Hello, I’m Usha. Welcome to my collection of offerings.
I’ll start at the beginning…
I struggled at school. I’d missed a year, and felt lost, never really finding my footing.
‘Don’t put your hand up when they ask for the choir.’ I was 6 years old, not even sure what a choir was.
‘Here, sit in the ‘E’ band.’ I was 9; after that I stopped putting up my hand even when I knew the answer.
At 16: ‘“Don’t do arts and dance – dancers always injure their knees. Go to uni and do English and Biology instead.”
What I didn’t know then was that I was dyslexic. Arts, sport and dance became my lifeline, my sanctuary. I could wiggle out of the limitations others placed on me – run, jump, make, dance – and in those moments I was in my element, free to be me. What a blessing! I loved TV programmes like Blue Peter and Tony Hart for their creative challenges; the Here’s one I made earlier always left me smiling. When I heard on the radio that Kate Bush and David Bowie had gone to Goldsmiths Art College in London, I applied without telling my school.
I made sense of my world and found meaning through the experiences of movement and making. These have become the key themes of my expression, offerings and ongoing research. Initially my love of fabrics saw me qualify in screen printed textile design, but eventually I could no longer tolerate the chemicals used at the time (deadly solvents), so I had to ask myself, what else do I love?
That was dance and movement. I was drawn to somatic and embodied practices; they left me feeling more deeply at home in my own skin, my ‘creature connectedness’ being part of this natural world. The worlds of art and movement started to fuse: I’d mash them up, instinctively working in multimodal and integrated ways. I began applying them to the fields of education, wellbeing and ecology, enjoying opportunities to experiment and develop my practice along the way. I’m always learning, and I’ve always believed intelligence is a beautiful, whole-bodied experience.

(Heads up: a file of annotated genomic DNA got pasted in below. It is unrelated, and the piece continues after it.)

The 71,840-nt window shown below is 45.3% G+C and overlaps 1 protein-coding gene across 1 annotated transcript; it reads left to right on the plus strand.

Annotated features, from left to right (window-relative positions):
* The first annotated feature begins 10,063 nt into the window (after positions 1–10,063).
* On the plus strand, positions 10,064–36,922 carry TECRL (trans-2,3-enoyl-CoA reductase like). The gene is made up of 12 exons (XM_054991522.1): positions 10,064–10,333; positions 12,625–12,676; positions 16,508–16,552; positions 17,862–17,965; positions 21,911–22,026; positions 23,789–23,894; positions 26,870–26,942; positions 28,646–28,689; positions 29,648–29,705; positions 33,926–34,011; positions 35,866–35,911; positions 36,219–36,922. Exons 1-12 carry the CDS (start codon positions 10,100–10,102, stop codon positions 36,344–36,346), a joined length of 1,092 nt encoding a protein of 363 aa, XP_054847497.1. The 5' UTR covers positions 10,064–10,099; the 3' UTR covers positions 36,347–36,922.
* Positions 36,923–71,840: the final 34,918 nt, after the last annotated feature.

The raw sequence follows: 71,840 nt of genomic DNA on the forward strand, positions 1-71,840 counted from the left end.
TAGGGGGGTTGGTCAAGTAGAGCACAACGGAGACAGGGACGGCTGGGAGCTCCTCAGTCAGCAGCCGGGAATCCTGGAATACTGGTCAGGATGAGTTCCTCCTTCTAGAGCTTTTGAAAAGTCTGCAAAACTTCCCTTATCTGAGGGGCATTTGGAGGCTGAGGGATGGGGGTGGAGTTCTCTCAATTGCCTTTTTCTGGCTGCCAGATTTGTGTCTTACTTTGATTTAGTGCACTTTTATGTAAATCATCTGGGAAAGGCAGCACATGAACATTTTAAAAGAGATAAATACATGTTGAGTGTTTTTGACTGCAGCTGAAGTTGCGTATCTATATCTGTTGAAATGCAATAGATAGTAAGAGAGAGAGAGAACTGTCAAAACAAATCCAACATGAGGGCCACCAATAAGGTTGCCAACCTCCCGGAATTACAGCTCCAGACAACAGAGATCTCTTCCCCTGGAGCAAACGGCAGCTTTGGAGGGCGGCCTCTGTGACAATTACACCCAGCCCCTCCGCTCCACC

In the end, my own vulnerabilities as a child brought me full circle. In the late nineties, I worked with the Dyslexia Association on a programme called ‘Learning to Life’, running a project with youngsters who had severe dyslexia, and had been excluded from mainstream learning. This led to me joining the dots, and being screened for dyslexia myself. Suddenly the pieces of the jigsaw fell into place and I understood why I had struggled so much at school.
As a result, I became intrigued as to why the creative arts and movement supported not only me, but those I worked with so much. I became fascinated by how the brain works, delving into the neuroscience of learning and developmental movement. I was also inspired by the much overlooked physical components of learning nature’s own exquisite choreography. The growing field of neurotherapies sheds light on many interconnected processes, illuminating our human condition, our ability to learn, and our capacity to generate new possibilities. I realised that I could use the creative arts as a means to create a safe and open atmosphere to reengage with learning experiences.
Oh, for the joy of sharing creative processes and the self-awareness and connection it brings – of supporting young and old to immerse, discover, express, transform and celebrate: hands-on, heartfelt and whole-bodied!